On December 21, the Gender Equity Task Force (GETF) gave a presentation detailing their recent progress and future plans. Formed roughly two and a half years ago, GETF’s mission, as stated in their presentation,  is “to reimagine Concord Academy’s reliance on a binary gender paradigm. [They] believe that by examining and shifting our institutional culture and structures, students and adults who identify outside of the gender binary will be more equitably served by our program.” 

Will Tucker, a chemistry teacher and member of the GETF, said that one of the main goals of the task force is “trying to be more intentional about how CA operates.” He believes that in CA’s past, the evolution of thinking about gender has been slow and influenced primarily by shifting societal views instead of the more intentional “critical progress” he believes is important.

Initially, the GETF was split into three working groups, each meeting biweekly and focusing on policy, physical spaces, and education. The goal of the policy group was to examine CA policy in order to make it more inclusive of all gender identities. The physical space group worked to reimagine physical spaces on campus, such as bathrooms and student housing, to accommodate transgender and nonbinary students. The education group focused on improving community awareness of gender diversity and ways to include individuals of all gender identities. Each working group met to discuss and examine issues related to their focus, culminating in recommendations made to CA’s administration for how to create progress.

A main focus of the GETF has been researching how they can best serve the CA community. Courtney Fields-Thomas, a member of the task force, described how the GETF “researched other schools’ best practices, and used outside consultants…We spent six months to a year gathering data from our CA community in 2018-2019, particularly from students around their needs.” Courtney emphasized that although this initial research has been completed, input from the community is always valued and encouraged. “We’re all here to help grow a more inclusive and equitable school through our group work, and we are eager to make more changes. Don’t hesitate to reach out with ideas or recommendations!” 

Over the past summer, the focus of the task force shifted as the initial slate of goals was achieved. After recommendations were made, the working groups disbanded to form one task force that now addresses issues as a single group. The most recent objectives the GETF completed had a more logistical focus than their initial goals. These involved ensuring that the many different branches of CA’s administration, from finance to athletics, have access to the most up-to-date lists of students’ names and pronouns as well as knowledge of when to use what name (for example, a student may use one name at school and a different name at home); making names associated with emails easier to update; creating a non-binary athletic option for student transcripts; updating bathroom signage; sharing community expectations around gender; making changes to the handbook; and designing gender-expansive floors.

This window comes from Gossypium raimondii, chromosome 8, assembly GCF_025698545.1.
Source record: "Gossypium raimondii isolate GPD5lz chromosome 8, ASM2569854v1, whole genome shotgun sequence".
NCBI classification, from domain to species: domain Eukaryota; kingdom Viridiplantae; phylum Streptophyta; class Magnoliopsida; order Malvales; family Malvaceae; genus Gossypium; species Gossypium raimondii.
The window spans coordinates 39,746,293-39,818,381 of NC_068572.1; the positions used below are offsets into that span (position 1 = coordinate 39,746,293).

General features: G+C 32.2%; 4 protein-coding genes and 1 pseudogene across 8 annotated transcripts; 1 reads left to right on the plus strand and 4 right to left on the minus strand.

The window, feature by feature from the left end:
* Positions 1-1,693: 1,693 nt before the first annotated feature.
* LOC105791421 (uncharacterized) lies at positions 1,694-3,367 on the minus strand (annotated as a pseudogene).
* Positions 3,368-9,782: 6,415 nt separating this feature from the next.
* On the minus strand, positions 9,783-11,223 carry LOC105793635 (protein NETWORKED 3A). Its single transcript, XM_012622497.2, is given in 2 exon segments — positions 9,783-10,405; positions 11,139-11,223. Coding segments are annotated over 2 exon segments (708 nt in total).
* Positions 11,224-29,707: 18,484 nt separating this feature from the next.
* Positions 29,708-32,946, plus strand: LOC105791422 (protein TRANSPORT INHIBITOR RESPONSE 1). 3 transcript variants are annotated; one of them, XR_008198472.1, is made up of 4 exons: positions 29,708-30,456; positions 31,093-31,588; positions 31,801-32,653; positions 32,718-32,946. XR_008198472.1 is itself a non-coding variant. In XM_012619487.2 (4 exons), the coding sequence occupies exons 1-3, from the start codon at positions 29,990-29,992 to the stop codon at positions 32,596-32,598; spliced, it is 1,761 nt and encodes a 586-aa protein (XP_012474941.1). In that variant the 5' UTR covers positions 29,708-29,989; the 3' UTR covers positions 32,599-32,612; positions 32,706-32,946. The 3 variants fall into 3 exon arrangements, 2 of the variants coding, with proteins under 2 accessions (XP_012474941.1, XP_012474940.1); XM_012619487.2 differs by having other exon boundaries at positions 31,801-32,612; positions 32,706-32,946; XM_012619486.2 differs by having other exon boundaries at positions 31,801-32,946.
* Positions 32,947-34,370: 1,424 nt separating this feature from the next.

An important recent initiative for all students to be aware of is gender-expansive floors in student housing. Proposed as a solution to the binary nature of the student houses, gender expansive floors would allow nonbinary, transgender, and ally students of any gender to live in all or part of a designated floor within a given house. Community need for these floors will be determined through boarding life surveys. This strategy is an alternative to the initial concept of one gender-neutral house for nonbinary, transgender, and ally students. 

Looking forward, the GETF hopes to continue the work they have begun by making systematic name and pronoun changes easier for all community members, working to make athletics programs less binarily gendered, creating a sleepover policy that is “inclusive, equitable, and unbiased,” and preparing to implement policy changes regarding housing and sleepover policy when CA returns to campus, according to Will. All CA community members are encouraged to engage with this work and educate themselves, and any students with questions or requests should contact the C&E office. Courtney summarized this sentiment when she said, on behalf of the task force, “We hope that in doing this work every person at CA feels more free to express their gender in a more liberated way and to unlearn their biases and assumptions about another person’s gender identity.”